Seven-year-old Azamat is playing with his siblings at home in a village in southern Kazakhstan, tumbling around on the sofa and giggling. His parents would have found it hard to picture the scene six years ago, when they first learned that their son was HIV-positive.
Azamat was among roughly 150 children caught up in one of independent Kazakhstan’s largest public health scandals. Back in 2006, the children were infected with HIV via tainted blood transfusions administered at public hospitals in Shymkent in the South Kazakhstan Region. The infections peeled back the curtain on a public health-care system that was corruption-ridden, and in which disposable syringes were reused, and blood sold for personal profit. (The names of children and parents in this story have been changed to protect their privacy).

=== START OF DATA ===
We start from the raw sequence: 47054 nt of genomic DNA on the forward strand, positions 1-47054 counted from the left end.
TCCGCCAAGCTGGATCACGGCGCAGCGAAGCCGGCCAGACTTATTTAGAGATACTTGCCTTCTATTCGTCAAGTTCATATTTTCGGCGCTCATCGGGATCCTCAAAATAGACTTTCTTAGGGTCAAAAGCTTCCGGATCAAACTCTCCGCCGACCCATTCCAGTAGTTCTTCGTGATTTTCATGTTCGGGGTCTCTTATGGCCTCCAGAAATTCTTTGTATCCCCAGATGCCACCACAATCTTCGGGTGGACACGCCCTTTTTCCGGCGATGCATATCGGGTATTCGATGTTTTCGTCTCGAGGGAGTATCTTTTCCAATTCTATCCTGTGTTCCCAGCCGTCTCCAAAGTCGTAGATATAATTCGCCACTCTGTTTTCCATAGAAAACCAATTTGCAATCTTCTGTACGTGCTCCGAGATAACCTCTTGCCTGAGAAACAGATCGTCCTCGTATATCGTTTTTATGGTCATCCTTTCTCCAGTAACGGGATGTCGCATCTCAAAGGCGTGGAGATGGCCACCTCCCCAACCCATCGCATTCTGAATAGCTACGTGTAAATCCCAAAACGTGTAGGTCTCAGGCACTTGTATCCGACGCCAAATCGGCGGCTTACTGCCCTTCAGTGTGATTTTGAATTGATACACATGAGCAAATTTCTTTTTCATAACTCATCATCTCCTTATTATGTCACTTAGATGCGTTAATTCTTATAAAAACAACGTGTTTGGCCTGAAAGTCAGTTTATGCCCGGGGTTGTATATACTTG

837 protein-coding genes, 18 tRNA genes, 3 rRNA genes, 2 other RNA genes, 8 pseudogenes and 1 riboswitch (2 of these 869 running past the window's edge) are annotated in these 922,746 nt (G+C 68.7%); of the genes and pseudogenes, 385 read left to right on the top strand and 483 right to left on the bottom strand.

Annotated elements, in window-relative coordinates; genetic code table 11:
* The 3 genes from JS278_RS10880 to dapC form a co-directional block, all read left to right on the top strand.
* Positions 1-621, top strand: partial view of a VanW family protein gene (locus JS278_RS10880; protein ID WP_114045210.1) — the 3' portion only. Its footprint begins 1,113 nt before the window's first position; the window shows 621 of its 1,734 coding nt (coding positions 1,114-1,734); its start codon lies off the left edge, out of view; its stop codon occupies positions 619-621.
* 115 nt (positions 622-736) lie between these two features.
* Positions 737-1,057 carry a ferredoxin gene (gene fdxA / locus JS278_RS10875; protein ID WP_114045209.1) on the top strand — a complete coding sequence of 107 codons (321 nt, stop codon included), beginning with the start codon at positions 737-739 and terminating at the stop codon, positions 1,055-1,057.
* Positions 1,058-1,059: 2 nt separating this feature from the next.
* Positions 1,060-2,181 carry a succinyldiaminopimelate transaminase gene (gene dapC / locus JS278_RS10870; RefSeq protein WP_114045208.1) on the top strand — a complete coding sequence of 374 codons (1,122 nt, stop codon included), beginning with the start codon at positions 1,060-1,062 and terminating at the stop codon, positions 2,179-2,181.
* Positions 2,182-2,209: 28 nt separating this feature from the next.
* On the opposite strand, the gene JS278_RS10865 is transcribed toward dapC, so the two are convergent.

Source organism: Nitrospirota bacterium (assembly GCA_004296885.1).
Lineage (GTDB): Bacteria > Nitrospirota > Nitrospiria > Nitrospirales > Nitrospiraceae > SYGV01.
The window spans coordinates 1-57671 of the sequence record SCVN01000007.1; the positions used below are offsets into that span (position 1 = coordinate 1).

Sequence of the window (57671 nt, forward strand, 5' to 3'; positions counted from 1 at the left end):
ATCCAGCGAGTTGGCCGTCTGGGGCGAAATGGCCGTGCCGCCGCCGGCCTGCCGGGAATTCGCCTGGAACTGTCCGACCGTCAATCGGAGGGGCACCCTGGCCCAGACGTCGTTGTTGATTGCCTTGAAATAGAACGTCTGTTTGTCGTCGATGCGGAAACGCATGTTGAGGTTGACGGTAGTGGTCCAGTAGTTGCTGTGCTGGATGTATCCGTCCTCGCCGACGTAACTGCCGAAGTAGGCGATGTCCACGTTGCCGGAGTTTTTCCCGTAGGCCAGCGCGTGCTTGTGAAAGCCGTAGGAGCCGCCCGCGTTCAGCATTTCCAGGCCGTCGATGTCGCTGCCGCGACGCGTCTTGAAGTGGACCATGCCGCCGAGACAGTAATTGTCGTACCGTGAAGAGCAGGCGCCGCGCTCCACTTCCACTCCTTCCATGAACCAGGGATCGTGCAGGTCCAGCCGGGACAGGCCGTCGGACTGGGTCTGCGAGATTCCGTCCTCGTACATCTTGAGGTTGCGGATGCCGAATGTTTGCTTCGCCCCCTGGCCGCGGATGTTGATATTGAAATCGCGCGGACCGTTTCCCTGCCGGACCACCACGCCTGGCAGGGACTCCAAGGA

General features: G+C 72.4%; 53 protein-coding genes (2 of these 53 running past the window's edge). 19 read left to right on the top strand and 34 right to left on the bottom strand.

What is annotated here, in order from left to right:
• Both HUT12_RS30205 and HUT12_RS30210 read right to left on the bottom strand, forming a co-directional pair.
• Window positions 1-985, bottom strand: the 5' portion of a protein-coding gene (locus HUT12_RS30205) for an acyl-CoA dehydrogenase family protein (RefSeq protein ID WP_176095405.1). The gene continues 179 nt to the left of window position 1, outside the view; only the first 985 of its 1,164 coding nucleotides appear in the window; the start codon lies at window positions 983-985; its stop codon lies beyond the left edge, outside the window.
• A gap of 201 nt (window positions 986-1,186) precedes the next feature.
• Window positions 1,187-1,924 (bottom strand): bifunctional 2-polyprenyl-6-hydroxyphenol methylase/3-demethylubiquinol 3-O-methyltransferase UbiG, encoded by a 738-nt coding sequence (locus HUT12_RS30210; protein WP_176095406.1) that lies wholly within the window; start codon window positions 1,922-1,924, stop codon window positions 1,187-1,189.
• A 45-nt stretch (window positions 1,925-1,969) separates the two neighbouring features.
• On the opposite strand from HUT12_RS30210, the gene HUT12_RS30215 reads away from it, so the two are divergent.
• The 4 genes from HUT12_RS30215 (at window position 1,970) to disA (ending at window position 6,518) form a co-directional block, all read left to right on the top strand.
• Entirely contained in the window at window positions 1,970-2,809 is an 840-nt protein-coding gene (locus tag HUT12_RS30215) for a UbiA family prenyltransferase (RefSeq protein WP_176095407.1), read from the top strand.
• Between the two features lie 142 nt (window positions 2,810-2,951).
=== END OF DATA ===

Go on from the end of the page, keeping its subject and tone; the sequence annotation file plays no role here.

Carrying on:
When they learned Azamat, only eight months old at the time, had been infected his parents were “in hysterics,” recalled his mother, Aynur. Such was the lack of information about HIV that, she told EurasiaNet.org, doctors offered the advice: “Eat apples.”
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Joanna Lillis is a freelance writer who specializes in Central Asia.